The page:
• They recently got a Hedgecutter under less-than-ideal circumstances (off of the corpse of one of their higher level NPC allies who they’d had to kill because he’d been vamped). They haven’t gotten to use it to actually travel through the Hedge, but will soon, and probably would have loved to have it a few sessions ago when they had to run and hide from a Shambling Mound.
  • No Sidhe Swords have come into play yet, though they’re on the hex map to be discovered. The Fae Foundling in the party would probably love to get her hands on one, though she is normally a ranged combatant.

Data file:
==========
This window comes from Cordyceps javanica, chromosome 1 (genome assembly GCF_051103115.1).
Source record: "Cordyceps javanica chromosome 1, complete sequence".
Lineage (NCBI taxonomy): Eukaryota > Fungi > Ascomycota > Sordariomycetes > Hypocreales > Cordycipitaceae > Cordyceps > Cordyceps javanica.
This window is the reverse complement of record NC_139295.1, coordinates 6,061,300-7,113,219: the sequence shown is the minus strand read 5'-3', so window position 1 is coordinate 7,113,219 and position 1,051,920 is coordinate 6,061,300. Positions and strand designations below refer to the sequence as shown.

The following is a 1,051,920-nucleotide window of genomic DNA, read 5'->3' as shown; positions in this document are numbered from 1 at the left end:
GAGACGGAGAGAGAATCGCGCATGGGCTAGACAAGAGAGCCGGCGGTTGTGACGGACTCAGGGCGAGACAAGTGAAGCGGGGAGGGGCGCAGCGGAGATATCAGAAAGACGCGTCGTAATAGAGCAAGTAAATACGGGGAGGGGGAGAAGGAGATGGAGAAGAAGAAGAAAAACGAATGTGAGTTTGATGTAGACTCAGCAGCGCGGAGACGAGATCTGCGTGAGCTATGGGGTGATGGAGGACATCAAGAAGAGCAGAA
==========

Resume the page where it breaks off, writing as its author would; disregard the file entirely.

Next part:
• They recovered a Siegebreaker fairly early on (well, stole it from goblin storage and are hoping the owners don’t notice it). It’s being used by the Gifted Dilettante (rogue/mage), who shouldn’t really be in melee at all but, if he’s going to be, he might as well swing a really big weapon. He doesn’t actually connect with it all that often, but does seem to enjoy the option of smashing through doors and walls like the Kool-Aid man.

I believe I’ve also given out a couple of other weapons using the same minor weapon rules: a bow that is extra harmful against beasts, some arrows with one ability each, and Siegekeeper: a longbow that’s Magic and extra effective (Penetrating and Warning) against soldiers of their rival empire.

Overall, I’ve been pretty pleased with the minor weapon rules: keeping the players from chasing pluses allows them to use weapons that fit their styles.

I’ve also given out quite a few of the items from the minor items post: